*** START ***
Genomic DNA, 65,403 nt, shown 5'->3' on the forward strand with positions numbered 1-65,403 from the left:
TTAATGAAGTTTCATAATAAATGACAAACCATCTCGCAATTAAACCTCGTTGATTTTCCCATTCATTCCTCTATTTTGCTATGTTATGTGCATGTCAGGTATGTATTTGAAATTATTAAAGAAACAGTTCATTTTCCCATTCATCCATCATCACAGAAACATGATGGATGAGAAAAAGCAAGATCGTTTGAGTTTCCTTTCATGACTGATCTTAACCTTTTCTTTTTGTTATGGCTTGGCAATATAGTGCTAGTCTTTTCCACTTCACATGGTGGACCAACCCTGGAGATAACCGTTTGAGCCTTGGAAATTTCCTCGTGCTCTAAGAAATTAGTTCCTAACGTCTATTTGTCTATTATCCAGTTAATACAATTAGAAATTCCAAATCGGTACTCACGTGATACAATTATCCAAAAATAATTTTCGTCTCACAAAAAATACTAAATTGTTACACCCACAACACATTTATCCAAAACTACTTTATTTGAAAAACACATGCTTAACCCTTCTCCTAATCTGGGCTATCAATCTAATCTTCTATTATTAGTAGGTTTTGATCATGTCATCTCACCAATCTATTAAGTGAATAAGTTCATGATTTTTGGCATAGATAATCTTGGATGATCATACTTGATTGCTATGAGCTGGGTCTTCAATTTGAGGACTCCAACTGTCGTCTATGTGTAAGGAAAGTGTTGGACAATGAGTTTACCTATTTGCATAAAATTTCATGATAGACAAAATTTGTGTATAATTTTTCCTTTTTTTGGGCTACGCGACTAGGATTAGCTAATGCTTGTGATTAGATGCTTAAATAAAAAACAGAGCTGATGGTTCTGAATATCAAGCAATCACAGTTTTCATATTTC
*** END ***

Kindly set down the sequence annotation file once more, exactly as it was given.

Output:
Genomic DNA, 65,403 nt, shown 5'->3' on the forward strand with positions numbered 1-65,403 from the left:
TTAATGAAGTTTCATAATAAATGACAAACCATCTCGCAATTAAACCTCGTTGATTTTCCCATTCATTCCTCTATTTTGCTATGTTATGTGCATGTCAGGTATGTATTTGAAATTATTAAAGAAACAGTTCATTTTCCCATTCATCCATCATCACAGAAACATGATGGATGAGAAAAAGCAAGATCGTTTGAGTTTCCTTTCATGACTGATCTTAACCTTTTCTTTTTGTTATGGCTTGGCAATATAGTGCTAGTCTTTTCCACTTCACATGGTGGACCAACCCTGGAGATAACCGTTTGAGCCTTGGAAATTTCCTCGTGCTCTAAGAAATTAGTTCCTAACGTCTATTTGTCTATTATCCAGTTAATACAATTAGAAATTCCAAATCGGTACTCACGTGATACAATTATCCAAAAATAATTTTCGTCTCACAAAAAATACTAAATTGTTACACCCACAACACATTTATCCAAAACTACTTTATTTGAAAAACACATGCTTAACCCTTCTCCTAATCTGGGCTATCAATCTAATCTTCTATTATTAGTAGGTTTTGATCATGTCATCTCACCAATCTATTAAGTGAATAAGTTCATGATTTTTGGCATAGATAATCTTGGATGATCATACTTGATTGCTATGAGCTGGGTCTTCAATTTGAGGACTCCAACTGTCGTCTATGTGTAAGGAAAGTGTTGGACAATGAGTTTACCTATTTGCATAAAATTTCATGATAGACAAAATTTGTGTATAATTTTTCCTTTTTTTGGGCTACGCGACTAGGATTAGCTAATGCTTGTGATTAGATGCTTAAATAAAAAACAGAGCTGATGGTTCTGAATATCAAGCAATCACAGTTTTCATATTTC